When I headed up north to Corozal from Orange Walk, I was pleasantly surprised. It was just what I needed – a quiet, seaside relaxing place to get my mind rested and recharge for the next leg of the journey. A thunderstorm was passing through the entire time I was there but it didn’t prevent me from enjoying the place one bit.
Corozal is a short thirty minutes from the Mexican border and also close to Cancun – which has been in some ways a slight disadvantage to Corozal because it often gets overlooked for longer vacations and folks often just “pass through” here. But frankly, it couldn’t be any more different than touristy Cancun, and it’s ideal for those who love to explore off-the-beaten path places.
Corozal has a beautiful coastline and is a clean (there are “Keep Corozal Clean” garbage bins everywhere) and family-oriented town, close to many attractions and activities. I felt safe walking around, even leaving my camera on my shoulder as I strolled in town (something I never otherwise do).
Here’s where to stay, what to do and see.
Where to Stay
Tony’s Seaside Inn, Belizean-owned and family-run, is a cute seafront boutique hotel. It’s close enough to town to walk or take a $5 taxi, yet far enough to get away from it all. There are two restaurants on site, but it doesn’t have that big-hotel feel at all. You can swim in the Corozal Bay, and there’s also wi-fi in the rooms! (OK that’s become one of my obsessions). The owner, Mrs. Dahlia Castillo, is a super sweet lady who runs the hotel with her daughters since her husband and founder of the Inn, Tony Castillo, passed away some years ago. Staying here you’d be supporting a local business, nothing better than that!
What to Do
1. Go see the Mural at the Corozal Town Hall
If there’s one thing you shouldn’t miss, it’s this vibrant mural by Manuel Villamor Reyes. It depicts Corozal’s and Belize’s history in a unique and easy-to-follow painting. Corozal’s history is an important one. This is where the first European and Spaniard, Gonzalo Guerrero, was shipwrecked and captured by the Maya. He ended up making Belize his home and adopted the Maya way of life after falling in love with Mayan king Chan Kan’s daughter – and that was the beginning of the Mestizo race in Belize. Guerrero turned into an important military adviser to the Maya in their resistance of the Spanish. The mural goes on to paint history as it continues through the British or “empire” days, with images of men working on mahogany trees and chicle (chewing gum) trees that the British so coveted, and in the center, images of Belize’s Independence in 1981. It’s an easy walk or ride to the town hall, and there’s no fee. They do close for the lunch hour.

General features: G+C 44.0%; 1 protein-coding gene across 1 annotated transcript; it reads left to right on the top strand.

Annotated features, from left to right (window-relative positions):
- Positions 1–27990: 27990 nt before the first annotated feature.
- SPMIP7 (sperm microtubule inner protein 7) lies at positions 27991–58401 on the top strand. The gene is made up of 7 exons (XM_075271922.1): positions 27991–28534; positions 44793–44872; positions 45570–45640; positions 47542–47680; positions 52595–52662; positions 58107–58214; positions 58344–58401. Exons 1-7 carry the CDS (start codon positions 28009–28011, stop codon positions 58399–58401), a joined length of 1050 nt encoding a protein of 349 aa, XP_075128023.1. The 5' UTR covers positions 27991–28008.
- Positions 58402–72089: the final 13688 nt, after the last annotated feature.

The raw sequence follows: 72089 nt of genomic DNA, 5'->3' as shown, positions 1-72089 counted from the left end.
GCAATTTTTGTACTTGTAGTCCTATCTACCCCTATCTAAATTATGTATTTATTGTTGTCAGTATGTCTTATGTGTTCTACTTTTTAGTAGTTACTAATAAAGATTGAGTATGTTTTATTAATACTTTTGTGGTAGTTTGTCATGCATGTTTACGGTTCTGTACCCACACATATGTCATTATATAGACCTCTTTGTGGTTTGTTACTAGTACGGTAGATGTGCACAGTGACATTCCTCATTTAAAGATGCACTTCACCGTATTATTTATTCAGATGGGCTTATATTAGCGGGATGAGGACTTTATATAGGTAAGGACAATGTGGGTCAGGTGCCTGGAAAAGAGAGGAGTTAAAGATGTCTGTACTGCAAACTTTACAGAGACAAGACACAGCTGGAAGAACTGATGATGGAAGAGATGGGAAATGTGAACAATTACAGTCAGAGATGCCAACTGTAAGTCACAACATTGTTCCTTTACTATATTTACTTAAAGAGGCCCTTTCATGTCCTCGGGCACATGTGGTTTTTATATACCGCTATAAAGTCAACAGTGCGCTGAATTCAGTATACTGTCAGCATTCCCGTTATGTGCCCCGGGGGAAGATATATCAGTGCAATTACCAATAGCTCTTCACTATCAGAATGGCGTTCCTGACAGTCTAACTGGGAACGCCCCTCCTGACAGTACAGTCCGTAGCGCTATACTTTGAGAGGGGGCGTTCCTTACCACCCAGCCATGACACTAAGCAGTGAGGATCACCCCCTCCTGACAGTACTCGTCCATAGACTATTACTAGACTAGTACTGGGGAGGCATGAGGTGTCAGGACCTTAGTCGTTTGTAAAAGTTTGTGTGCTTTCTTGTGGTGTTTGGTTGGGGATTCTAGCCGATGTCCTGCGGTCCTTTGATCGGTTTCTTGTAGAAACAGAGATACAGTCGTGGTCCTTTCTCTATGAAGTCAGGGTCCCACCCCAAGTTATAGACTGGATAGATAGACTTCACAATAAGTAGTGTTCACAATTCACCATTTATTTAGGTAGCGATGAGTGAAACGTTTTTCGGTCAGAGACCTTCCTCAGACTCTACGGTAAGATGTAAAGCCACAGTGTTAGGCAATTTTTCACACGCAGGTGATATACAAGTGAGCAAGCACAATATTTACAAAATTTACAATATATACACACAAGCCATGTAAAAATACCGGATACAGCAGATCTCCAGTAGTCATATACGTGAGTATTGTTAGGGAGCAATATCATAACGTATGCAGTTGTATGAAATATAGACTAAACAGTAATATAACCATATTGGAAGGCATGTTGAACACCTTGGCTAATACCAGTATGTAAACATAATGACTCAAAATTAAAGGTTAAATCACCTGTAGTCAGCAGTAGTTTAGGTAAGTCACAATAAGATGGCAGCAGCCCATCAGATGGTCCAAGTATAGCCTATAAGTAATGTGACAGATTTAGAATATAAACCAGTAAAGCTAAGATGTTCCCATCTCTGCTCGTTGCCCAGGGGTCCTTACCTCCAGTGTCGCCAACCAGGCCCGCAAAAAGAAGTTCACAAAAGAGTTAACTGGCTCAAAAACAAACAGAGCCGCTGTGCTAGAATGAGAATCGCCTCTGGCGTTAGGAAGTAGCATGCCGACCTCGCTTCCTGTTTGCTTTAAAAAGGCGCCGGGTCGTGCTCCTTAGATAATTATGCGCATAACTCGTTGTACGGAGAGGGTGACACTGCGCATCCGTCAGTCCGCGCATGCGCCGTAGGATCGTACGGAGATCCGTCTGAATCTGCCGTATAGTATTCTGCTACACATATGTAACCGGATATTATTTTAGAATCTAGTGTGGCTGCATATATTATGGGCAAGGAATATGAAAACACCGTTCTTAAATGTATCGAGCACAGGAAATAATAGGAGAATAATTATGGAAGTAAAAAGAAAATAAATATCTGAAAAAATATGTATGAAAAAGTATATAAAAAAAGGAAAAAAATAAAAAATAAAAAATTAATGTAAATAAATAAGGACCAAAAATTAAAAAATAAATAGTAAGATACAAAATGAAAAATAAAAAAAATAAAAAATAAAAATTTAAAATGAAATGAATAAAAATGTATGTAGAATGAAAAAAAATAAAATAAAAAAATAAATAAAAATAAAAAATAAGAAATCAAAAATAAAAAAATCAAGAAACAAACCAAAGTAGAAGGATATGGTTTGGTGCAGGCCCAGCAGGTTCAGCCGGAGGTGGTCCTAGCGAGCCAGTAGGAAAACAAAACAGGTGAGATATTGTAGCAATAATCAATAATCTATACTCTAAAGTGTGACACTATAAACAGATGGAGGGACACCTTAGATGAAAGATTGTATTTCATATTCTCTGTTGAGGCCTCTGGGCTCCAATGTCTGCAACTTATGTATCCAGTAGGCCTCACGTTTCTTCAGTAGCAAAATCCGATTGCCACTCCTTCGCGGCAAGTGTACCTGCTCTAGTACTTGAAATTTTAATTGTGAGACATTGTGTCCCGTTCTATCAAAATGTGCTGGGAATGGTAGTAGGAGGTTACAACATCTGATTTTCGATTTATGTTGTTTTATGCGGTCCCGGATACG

2. Visit Maya sites
Corozal has and is close to some of the most significant Maya sites in the country.
- Cerros: Cerros, located a short distance across the sea from Mexico, was the first Maya coastal trading center. The trip to the Cerros site is an adventurein itself. It’s across from the Corozal Bay, and about an hour ride. Bumpy dirt roads, passing through sugar cane fields (this is sugar country, remember), and crossing the New River via a hand-cranked ferry! Those are just a few of the things. Then there’s the site, which is directly on the sea – even more motivation for theshort hike to the first temple. In the dry season, you can cool off on the shore right by the temple, and gaze out at Mexico coastline in the distance.
- Santa Rita: This is said to be the first site built in the country by the Maya thousands of years ago. It’s being restored and there’s an initiative under way to attract more visitors to Santa Rita. But it’s small and worth stopping by.
- Lamanai: It’s an extra hour to Lamanai from Corozal, rather than from Orange Walk, but is a better base in my opinion. It’s a fun boat ride along the New River and you see unique wildlife on the way, and then hike to visit the temples. Lamanai has one of the prettiest rainforests in my opinion.
For a good tour company to take you to the above sites, contact Vitalino Reyes at CaveTubing.bz
3. Stroll through town and the market: You can’t miss the downtown market. It’s right beside the bus station and at the entrance of the main part of town. Stalls line the side streets and one big section houses numerous fruit and vegetable vendors, as well as places to eat a quick local lunch. Make sure you ask for Sylvia Dugal’s stand, tell them the Ethiopian writer sent you! 🙂
4. Picnic at one of the seaside parks: One of the first things I noticed when passing through town – the clean and colorful seaside recreation parks for kids and families. I almost thought they were part of some resort, at first. But they’re not. They are public, and so well maintained and gorgeous that I wanted to just take an hour and sit and take in the breeze. On the weekends and Saturday evenings in particular, families grab some food and go hang out at one of the parks by the sea. Got to love towns that take care of their parks and their children.
5. Visit nearby villages like Sartajena: A nice day trip from Corozal would be to visit the Maya and Mestizo village of Sartajena. Unfortunately I never made it there, but it’s on my list when I return some day!
6. Go fishing or biking: Fishing is a major activitiy here, not surprising given the location. Kids fish for fun, and everyone gets around town by bike, car or bus. The bus is cheap and can take you to nearby towns for the day to explore. Ask for the schedules at the main bus station in town.